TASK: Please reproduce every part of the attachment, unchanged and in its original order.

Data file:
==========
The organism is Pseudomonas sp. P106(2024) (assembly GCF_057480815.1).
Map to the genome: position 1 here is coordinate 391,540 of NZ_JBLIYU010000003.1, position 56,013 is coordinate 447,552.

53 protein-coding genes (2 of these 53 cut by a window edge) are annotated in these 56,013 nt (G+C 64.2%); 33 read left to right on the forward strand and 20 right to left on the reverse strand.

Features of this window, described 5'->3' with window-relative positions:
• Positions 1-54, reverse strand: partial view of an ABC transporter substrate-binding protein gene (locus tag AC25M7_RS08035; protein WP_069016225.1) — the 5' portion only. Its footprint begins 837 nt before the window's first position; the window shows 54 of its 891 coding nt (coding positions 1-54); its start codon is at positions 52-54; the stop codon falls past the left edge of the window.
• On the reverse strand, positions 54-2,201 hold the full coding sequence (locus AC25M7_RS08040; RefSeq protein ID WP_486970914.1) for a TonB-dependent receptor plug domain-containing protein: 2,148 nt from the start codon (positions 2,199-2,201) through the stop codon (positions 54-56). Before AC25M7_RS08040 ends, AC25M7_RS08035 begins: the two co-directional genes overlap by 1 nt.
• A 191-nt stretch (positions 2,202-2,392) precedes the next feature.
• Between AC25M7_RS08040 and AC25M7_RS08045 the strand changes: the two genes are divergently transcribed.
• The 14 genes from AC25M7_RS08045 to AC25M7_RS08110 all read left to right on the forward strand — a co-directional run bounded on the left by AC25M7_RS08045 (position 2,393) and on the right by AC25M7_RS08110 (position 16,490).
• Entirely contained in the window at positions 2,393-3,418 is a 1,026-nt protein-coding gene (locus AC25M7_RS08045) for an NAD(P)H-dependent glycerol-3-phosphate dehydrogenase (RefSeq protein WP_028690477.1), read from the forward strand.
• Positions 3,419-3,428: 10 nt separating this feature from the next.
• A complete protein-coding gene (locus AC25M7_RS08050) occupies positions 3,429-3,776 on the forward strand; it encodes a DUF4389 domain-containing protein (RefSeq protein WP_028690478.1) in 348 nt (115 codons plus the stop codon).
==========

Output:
The organism is Pseudomonas sp. P106(2024) (assembly GCF_057480815.1).
Map to the genome: position 1 here is coordinate 391,540 of NZ_JBLIYU010000003.1, position 56,013 is coordinate 447,552.

53 protein-coding genes (2 of these 53 cut by a window edge) are annotated in these 56,013 nt (G+C 64.2%); 33 read left to right on the forward strand and 20 right to left on the reverse strand.

Features of this window, described 5'->3' with window-relative positions:
• Positions 1-54, reverse strand: partial view of an ABC transporter substrate-binding protein gene (locus tag AC25M7_RS08035; protein WP_069016225.1) — the 5' portion only. Its footprint begins 837 nt before the window's first position; the window shows 54 of its 891 coding nt (coding positions 1-54); its start codon is at positions 52-54; the stop codon falls past the left edge of the window.
• On the reverse strand, positions 54-2,201 hold the full coding sequence (locus AC25M7_RS08040; RefSeq protein ID WP_486970914.1) for a TonB-dependent receptor plug domain-containing protein: 2,148 nt from the start codon (positions 2,199-2,201) through the stop codon (positions 54-56). Before AC25M7_RS08040 ends, AC25M7_RS08035 begins: the two co-directional genes overlap by 1 nt.
• A 191-nt stretch (positions 2,202-2,392) precedes the next feature.
• Between AC25M7_RS08040 and AC25M7_RS08045 the strand changes: the two genes are divergently transcribed.
• The 14 genes from AC25M7_RS08045 to AC25M7_RS08110 all read left to right on the forward strand — a co-directional run bounded on the left by AC25M7_RS08045 (position 2,393) and on the right by AC25M7_RS08110 (position 16,490).
• Entirely contained in the window at positions 2,393-3,418 is a 1,026-nt protein-coding gene (locus AC25M7_RS08045) for an NAD(P)H-dependent glycerol-3-phosphate dehydrogenase (RefSeq protein WP_028690477.1), read from the forward strand.
• Positions 3,419-3,428: 10 nt separating this feature from the next.
• A complete protein-coding gene (locus AC25M7_RS08050) occupies positions 3,429-3,776 on the forward strand; it encodes a DUF4389 domain-containing protein (RefSeq protein WP_028690478.1) in 348 nt (115 codons plus the stop codon).